As JLR fills the “white spaces” in each brand’s lineup, it has gone to great lengths to separate mere luxury from best-by-a-long shot status. The Land Rover brand is being positioned as the most entry-level of the three, although it still sits squarely within the luxury sector, while Jaguar is skewed slightly higher, albeit less about off-road and more toward on-road performance. This leaves Range Rover where it’s always been most comfortable, combining equally high levels of on- and off-road capability with extreme luxury.
From outside the Velar looks every bit the part of a sleek, wind-cheating modern-day Range Rover, my all-black R-Dynamic HSE P380 tester certainly seeming more to do about go-fast performance than rock crawling and mud slinging. Of course, that’s the way we see most Range Rovers that drive by, despite their terrain conquering legend. True to reality my tester was kept to tarmac, this Velar’s optional glossy black-painted 22-inch multi-spoke alloys on 265/40 Continental CrossContact LX Sport performance rubber better suited to lanes confined by painted lines and guardrails than trees on one side and cliffs to the other.
Climb inside and you’ll quickly appreciate that nothing else in the compact luxury SUV segment comes even close. This is where I should probably point out that my R-Dynamic HSE came standard with a fully configurable driver display, which adds brilliantly bright high-resolution colour instrumentation to each side of a massive multi-info section, the latter looking fabulous when filled with the navigation system’s digital map. While impressive, the Velar has left every competitor behind including familial brands when it comes to centre stack displays.
Yes, the word displays is plural for a reason, the Velar infused with the new InControl TouchPro Duo infotainment system. The topmost 10.2-inch widescreen monitor is amongst the industry’s best for clear, crisp quality and graphical stimulation, even canting towards the driver upon startup, but it’s the secondary display, integrated within the sloping console’s mid-section, that truly wows. Along with its inclusion of climate and seat controls plus plentiful vehicle settings such as the SUV’s Terrain Response system, it minimizes switchgear and thus cleans up the interior design, the result more Scandinavian than Volvo, and I mean that in a good way. There are knobs, two for the HVAC system and one for audio volume, but most everything else is under glass, so to speak, the fourth dial for gear selection in recent JLR tradition.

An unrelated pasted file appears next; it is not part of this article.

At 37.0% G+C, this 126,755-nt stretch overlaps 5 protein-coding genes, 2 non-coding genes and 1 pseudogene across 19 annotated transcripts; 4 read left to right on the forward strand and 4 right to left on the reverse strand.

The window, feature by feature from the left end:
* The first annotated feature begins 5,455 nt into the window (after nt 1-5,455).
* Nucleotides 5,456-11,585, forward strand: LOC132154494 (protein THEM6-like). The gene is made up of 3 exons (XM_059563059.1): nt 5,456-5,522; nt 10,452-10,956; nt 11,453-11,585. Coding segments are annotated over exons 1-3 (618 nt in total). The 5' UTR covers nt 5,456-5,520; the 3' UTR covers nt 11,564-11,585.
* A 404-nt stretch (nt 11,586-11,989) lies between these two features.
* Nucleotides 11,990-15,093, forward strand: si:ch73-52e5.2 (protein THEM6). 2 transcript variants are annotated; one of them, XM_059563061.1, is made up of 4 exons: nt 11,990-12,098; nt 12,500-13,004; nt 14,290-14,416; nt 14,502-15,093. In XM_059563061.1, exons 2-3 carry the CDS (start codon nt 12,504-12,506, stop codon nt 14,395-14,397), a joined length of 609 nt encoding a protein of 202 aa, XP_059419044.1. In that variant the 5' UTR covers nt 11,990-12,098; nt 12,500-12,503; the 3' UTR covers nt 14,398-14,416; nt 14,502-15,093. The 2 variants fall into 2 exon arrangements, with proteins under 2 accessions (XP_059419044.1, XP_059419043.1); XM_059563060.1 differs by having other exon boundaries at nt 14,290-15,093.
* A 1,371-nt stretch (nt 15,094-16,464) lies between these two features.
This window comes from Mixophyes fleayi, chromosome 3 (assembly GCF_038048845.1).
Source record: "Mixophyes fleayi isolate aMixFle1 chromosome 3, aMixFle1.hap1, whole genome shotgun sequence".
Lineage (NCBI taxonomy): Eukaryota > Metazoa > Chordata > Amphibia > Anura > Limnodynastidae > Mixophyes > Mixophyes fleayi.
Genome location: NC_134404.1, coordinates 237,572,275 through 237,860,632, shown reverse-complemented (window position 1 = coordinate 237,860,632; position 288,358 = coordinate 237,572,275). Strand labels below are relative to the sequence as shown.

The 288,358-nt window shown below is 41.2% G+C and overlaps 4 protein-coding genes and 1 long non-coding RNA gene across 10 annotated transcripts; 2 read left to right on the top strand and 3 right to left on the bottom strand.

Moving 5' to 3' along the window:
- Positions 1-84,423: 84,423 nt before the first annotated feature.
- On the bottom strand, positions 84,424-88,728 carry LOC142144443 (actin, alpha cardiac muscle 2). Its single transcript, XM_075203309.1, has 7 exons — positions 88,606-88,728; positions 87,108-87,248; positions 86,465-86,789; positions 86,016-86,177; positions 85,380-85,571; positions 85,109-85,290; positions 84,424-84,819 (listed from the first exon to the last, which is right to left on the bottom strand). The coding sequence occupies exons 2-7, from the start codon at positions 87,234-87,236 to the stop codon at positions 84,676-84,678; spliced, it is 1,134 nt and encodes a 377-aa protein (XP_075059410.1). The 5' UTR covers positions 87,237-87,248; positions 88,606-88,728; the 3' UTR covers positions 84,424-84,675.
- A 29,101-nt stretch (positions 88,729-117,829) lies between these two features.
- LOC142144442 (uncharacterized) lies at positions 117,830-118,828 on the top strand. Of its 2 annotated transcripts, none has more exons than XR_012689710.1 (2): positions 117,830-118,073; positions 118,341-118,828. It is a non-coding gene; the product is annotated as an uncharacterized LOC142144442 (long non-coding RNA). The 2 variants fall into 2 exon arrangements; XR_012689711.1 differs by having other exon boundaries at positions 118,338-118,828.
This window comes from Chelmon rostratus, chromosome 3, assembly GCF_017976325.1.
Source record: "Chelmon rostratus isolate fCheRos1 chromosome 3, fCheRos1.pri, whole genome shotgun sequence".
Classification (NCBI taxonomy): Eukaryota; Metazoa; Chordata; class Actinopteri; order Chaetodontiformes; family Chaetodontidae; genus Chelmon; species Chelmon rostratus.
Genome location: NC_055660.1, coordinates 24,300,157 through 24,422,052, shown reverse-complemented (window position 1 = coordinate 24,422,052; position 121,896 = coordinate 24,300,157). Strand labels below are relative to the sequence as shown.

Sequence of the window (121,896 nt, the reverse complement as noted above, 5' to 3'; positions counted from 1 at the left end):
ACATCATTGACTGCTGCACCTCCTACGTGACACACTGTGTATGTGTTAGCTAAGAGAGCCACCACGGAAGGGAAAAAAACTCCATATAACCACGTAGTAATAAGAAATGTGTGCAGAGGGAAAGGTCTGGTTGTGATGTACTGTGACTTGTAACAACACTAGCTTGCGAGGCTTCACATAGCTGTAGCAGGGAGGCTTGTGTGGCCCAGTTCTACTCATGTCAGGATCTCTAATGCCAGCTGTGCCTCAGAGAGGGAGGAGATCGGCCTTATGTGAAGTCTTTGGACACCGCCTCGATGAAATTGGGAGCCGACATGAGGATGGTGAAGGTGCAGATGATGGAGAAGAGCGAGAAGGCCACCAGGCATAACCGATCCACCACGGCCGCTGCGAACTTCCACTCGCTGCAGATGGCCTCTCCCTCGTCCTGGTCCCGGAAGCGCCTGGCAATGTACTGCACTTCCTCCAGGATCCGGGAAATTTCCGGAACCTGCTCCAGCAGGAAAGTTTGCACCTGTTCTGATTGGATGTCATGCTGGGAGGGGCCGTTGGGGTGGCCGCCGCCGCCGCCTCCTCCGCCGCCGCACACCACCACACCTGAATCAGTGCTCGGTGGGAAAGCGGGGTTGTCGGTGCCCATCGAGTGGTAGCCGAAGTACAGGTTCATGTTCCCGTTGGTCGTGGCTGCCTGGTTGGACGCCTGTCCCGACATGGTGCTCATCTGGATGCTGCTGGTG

Traditional for Range Rover, the quality of everything is beyond reproach. Go ahead and try to find any hard substandard plastics, you’ll come up short. Rather, much of the dash, instrument panel, centre stack/lower console sides, door panels, etcetera are covered in padded and stitched leathers, while the luxury sector’s usual soft-touch synthetics, brushed, patterned and bright metals, plus rich lacquered inlays are tastefully applied throughout, albeit higher grades of each than average. As usual for Range Rover the Velar also offers an abundance of colour, trim and finishing choices inside and out, this important for a product that’s as close to bespoke as the luxury segment gets. After all, personal expression is a key ingredient of top-tier luxury.